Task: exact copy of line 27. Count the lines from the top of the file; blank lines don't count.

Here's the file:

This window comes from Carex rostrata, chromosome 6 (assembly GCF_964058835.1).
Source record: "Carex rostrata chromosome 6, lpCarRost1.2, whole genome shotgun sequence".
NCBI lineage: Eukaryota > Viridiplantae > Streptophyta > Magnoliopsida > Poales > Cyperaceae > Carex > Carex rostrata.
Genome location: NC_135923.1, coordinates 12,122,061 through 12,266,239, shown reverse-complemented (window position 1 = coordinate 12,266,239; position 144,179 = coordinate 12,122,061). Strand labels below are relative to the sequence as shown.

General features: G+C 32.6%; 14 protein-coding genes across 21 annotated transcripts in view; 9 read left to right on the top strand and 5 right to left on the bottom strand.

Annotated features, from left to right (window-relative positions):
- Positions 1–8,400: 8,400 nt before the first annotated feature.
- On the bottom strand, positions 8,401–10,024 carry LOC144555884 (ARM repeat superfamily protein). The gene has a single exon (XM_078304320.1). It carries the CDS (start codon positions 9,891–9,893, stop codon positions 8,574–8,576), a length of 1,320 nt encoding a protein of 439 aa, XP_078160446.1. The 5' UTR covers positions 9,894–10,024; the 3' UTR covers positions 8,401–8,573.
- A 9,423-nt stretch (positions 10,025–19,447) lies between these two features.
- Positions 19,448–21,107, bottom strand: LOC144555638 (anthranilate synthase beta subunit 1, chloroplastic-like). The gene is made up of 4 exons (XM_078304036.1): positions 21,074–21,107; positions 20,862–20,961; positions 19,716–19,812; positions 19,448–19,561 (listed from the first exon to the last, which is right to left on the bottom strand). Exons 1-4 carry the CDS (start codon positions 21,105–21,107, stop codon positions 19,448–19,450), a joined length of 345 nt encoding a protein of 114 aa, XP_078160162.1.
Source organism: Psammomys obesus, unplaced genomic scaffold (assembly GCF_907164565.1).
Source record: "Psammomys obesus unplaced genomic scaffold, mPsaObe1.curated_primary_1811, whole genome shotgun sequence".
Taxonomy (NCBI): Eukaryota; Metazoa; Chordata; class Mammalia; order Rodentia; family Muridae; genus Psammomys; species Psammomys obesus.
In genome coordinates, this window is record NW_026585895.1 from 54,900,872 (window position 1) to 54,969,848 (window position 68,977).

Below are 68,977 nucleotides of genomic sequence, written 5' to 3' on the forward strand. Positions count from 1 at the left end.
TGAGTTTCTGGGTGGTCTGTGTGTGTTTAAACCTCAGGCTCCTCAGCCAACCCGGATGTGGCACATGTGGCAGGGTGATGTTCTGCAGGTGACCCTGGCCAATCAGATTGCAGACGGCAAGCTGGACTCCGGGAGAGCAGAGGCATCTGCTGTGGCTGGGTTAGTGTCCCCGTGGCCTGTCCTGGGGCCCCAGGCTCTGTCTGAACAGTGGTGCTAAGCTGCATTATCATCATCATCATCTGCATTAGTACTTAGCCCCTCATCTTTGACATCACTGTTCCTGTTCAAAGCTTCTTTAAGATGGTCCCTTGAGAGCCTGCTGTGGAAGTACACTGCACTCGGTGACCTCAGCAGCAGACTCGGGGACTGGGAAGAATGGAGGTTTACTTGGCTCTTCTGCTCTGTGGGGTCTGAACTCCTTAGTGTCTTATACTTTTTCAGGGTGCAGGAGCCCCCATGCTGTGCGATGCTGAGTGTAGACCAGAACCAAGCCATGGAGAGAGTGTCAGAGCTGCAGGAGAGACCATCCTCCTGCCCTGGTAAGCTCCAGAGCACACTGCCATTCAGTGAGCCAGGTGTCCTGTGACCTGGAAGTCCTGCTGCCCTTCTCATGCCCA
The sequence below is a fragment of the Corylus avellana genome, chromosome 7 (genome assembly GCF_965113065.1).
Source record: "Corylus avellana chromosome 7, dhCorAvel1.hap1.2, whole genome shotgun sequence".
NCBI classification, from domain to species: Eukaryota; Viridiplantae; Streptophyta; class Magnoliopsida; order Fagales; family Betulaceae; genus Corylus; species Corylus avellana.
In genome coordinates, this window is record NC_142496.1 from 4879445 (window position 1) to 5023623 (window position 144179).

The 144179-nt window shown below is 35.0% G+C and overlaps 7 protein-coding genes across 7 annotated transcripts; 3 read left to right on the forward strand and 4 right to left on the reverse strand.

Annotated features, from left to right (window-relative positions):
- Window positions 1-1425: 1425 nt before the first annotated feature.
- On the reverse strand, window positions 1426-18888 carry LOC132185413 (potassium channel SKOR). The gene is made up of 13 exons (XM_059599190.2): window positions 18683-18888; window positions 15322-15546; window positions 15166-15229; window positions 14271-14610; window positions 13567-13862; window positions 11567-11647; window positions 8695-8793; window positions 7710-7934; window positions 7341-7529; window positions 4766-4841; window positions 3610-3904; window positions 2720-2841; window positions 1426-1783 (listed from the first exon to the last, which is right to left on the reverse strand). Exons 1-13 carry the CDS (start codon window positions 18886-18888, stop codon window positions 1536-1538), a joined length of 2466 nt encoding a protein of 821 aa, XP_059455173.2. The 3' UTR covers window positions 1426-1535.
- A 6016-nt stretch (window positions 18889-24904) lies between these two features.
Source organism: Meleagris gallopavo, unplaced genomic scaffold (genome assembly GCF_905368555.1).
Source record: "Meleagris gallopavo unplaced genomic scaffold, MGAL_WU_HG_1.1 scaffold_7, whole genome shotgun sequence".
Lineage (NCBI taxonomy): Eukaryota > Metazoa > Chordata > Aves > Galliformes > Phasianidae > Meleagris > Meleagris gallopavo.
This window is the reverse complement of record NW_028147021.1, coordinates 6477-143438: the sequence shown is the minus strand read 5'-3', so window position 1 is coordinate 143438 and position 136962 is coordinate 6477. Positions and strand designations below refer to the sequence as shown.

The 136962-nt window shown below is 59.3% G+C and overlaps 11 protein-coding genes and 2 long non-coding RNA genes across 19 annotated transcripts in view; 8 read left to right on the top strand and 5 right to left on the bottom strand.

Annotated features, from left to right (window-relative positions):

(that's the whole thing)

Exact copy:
Source record: "Meleagris gallopavo unplaced genomic scaffold, MGAL_WU_HG_1.1 scaffold_7, whole genome shotgun sequence".